Passwords are the gateway to your data. Even if a scammer cracks your password for your email account, they will have a field day. Through your email, they may be able to find other personal information, including payment details, and access other people’s information. To protect yourself from password hacking, it’s essential that you create passwords that nobody could guess. A strong password is a complex set of letters—including both upper and lower case—as well as symbols and numbers. It’s best to use different passwords for everything, otherwise cracking one password gives a scammer the key to all your other accounts. You should also regularly change your passwords, and never recycle passwords you have already used. You may be tempted to write your passwords down somewhere to help you remember, but this would be a mistake. But how are you supposed to remember them all? Ensuring that your passwords are always safe would require the memory of an elephant! Try a password generator to help you come up with suitably complex combinations, and use a security site such as Lastpass, which will store your passwords securely, requiring you to remember only a master password or key.
Get Social Media Savvy
Many people use social media without giving a second thought to their privacy and security settings. If you have accounts on social networking sites like Instagram or Facebook, it’s essential that you think twice about using the default privacy settings, as your data could be available to more people than you realise, putting you at a security risk. Always ensure that you know someone before accepting a friend request, as many scammers out there use social media to connect with people, as they seem like a trusted source. If you notice suspicious behaviour on any social networking site, it’s a good idea to report this to the site’s security team. For example, if you receive spam messages or friend requests from people you don’t know, or who seem like bots rather than real people, you should always report them for the safety of others. If you have clicked on any suspect links, you should always change your password (and those of your other accounts) to ensure that you are not vulnerable going forward.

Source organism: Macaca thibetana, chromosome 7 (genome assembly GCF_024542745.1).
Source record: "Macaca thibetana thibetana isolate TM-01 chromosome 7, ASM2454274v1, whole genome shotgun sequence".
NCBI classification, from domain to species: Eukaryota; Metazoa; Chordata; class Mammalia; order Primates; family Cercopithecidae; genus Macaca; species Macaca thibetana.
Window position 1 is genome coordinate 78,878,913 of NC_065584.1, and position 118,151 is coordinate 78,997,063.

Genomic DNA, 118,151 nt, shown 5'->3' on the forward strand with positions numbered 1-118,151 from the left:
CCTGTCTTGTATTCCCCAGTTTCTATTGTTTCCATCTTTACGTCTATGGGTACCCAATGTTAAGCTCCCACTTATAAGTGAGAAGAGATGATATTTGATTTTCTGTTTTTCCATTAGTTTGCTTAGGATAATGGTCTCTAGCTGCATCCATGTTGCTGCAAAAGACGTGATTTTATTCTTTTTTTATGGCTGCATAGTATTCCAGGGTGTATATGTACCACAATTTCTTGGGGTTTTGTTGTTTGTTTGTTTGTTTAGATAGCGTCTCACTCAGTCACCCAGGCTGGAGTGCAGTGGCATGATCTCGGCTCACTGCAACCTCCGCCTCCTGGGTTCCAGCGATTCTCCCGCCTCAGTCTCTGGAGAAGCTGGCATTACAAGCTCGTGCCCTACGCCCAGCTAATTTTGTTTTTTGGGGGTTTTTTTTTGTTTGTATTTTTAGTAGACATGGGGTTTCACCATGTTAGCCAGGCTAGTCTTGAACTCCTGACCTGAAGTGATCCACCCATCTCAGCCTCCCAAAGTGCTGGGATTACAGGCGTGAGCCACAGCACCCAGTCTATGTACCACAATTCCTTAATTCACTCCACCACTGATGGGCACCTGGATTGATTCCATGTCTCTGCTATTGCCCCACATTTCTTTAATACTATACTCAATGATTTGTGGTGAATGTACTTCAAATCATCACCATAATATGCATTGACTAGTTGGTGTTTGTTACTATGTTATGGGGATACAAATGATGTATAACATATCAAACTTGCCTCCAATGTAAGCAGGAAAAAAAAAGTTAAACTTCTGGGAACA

Too Good to Be True? (It’s Probably Not True, Then!)
If you’ve come across a product or service online that seems way below market value, start asking questions before you shell out. Many people fall into the trap of paying for something quickly because it seems like a great deal and they don’t want to miss out, only to realise that it was a scam. For example, if you’re apartment hunting and you see a listing for a great apartment in the city centre for hardly any rent, the listing may be fake. How these scams work is by requesting that you pay a deposit to secure the apartment—usually by Western Union or some other untraceable money sending service—after which you never hear from them again. Many people fall into this trap because they are trying to be thrifty, and the low price seems like a saving. If you’re saving for a rainy day, make sure you protect your funds by staying alert to common internet scams.
Whether you only use the Internet for email and social media, or you’ve taken to the Internet like a fish to water, you can never be too careful. These tips will help you stay safe on the web.